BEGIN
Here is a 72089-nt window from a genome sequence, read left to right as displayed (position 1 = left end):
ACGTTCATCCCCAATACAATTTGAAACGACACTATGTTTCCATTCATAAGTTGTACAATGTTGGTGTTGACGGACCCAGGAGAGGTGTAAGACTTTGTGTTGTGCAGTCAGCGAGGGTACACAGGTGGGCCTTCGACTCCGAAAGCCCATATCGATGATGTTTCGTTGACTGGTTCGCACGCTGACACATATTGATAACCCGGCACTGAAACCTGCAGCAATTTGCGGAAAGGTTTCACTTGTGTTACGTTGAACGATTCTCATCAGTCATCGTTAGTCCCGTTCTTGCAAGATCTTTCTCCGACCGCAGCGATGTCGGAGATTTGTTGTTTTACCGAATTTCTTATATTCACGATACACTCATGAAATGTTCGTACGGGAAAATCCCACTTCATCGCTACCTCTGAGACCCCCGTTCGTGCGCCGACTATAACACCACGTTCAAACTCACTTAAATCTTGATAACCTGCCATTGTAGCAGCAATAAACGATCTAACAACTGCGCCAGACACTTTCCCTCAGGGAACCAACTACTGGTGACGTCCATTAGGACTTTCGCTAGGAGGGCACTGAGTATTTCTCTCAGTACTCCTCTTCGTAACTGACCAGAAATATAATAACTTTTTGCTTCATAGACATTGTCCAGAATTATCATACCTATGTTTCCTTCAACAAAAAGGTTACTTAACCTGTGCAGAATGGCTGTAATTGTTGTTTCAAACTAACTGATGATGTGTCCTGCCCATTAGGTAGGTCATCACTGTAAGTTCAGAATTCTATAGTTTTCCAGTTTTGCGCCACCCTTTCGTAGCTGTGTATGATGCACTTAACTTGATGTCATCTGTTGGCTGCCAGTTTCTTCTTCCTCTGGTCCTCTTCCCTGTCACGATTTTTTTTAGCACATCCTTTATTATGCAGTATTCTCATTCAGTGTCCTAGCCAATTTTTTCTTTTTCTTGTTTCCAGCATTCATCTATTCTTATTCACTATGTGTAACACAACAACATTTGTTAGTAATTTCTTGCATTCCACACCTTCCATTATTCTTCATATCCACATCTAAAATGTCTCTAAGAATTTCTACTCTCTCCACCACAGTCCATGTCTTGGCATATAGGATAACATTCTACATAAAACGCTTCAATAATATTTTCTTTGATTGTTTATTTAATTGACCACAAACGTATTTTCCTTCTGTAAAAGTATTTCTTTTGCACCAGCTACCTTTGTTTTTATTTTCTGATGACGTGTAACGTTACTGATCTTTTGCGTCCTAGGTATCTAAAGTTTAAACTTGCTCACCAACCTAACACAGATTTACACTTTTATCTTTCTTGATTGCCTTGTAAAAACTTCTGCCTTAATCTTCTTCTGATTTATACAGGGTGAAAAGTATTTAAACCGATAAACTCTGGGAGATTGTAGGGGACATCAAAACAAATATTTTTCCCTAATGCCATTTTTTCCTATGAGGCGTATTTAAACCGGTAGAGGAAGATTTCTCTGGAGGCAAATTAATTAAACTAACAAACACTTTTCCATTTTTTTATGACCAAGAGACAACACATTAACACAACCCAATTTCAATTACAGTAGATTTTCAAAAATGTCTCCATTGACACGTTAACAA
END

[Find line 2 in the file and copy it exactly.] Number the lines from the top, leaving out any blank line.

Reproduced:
ACGTTCATCCCCAATACAATTTGAAACGACACTATGTTTCCATTCATAAGTTGTACAATGTTGGTGTTGACGGACCCAGGAGAGGTGTAAGACTTTGTGTTGTGCAGTCAGCGAGGGTACACAGGTGGGCCTTCGACTCCGAAAGCCCATATCGATGATGTTTCGTTGACTGGTTCGCACGCTGACACATATTGATAACCCGGCACTGAAACCTGCAGCAATTTGCGGAAAGGTTTCACTTGTGTTACGTTGAACGATTCTCATCAGTCATCGTTAGTCCCGTTCTTGCAAGATCTTTCTCCGACCGCAGCGATGTCGGAGATTTGTTGTTTTACCGAATTTCTTATATTCACGATACACTCATGAAATGTTCGTACGGGAAAATCCCACTTCATCGCTACCTCTGAGACCCCCGTTCGTGCGCCGACTATAACACCACGTTCAAACTCACTTAAATCTTGATAACCTGCCATTGTAGCAGCAATAAACGATCTAACAACTGCGCCAGACACTTTCCCTCAGGGAACCAACTACTGGTGACGTCCATTAGGACTTTCGCTAGGAGGGCACTGAGTATTTCTCTCAGTACTCCTCTTCGTAACTGACCAGAAATATAATAACTTTTTGCTTCATAGACATTGTCCAGAATTATCATACCTATGTTTCCTTCAACAAAAAGGTTACTTAACCTGTGCAGAATGGCTGTAATTGTTGTTTCAAACTAACTGATGATGTGTCCTGCCCATTAGGTAGGTCATCACTGTAAGTTCAGAATTCTATAGTTTTCCAGTTTTGCGCCACCCTTTCGTAGCTGTGTATGATGCACTTAACTTGATGTCATCTGTTGGCTGCCAGTTTCTTCTTCCTCTGGTCCTCTTCCCTGTCACGATTTTTTTTAGCACATCCTTTATTATGCAGTATTCTCATTCAGTGTCCTAGCCAATTTTTTCTTTTTCTTGTTTCCAGCATTCATCTATTCTTATTCACTATGTGTAACACAACAACATTTGTTAGTAATTTCTTGCATTCCACACCTTCCATTATTCTTCATATCCACATCTAAAATGTCTCTAAGAATTTCTACTCTCTCCACCACAGTCCATGTCTTGGCATATAGGATAACATTCTACATAAAACGCTTCAATAATATTTTCTTTGATTGTTTATTTAATTGACCACAAACGTATTTTCCTTCTGTAAAAGTATTTCTTTTGCACCAGCTACCTTTGTTTTTATTTTCTGATGACGTGTAACGTTACTGATCTTTTGCGTCCTAGGTATCTAAAGTTTAAACTTGCTCACCAACCTAACACAGATTTACACTTTTATCTTTCTTGATTGCCTTGTAAAAACTTCTGCCTTAATCTTCTTCTGATTTATACAGGGTGAAAAGTATTTAAACCGATAAACTCTGGGAGATTGTAGGGGACATCAAAACAAATATTTTTCCCTAATGCCATTTTTTCCTATGAGGCGTATTTAAACCGGTAGAGGAAGATTTCTCTGGAGGCAAATTAATTAAACTAACAAACACTTTTCCATTTTTTTATGACCAAGAGACAACACATTAACACAACCCAATTTCAATTACAGTAGATTTTCAAAAATGTCTCCATTGACACGTTAACAA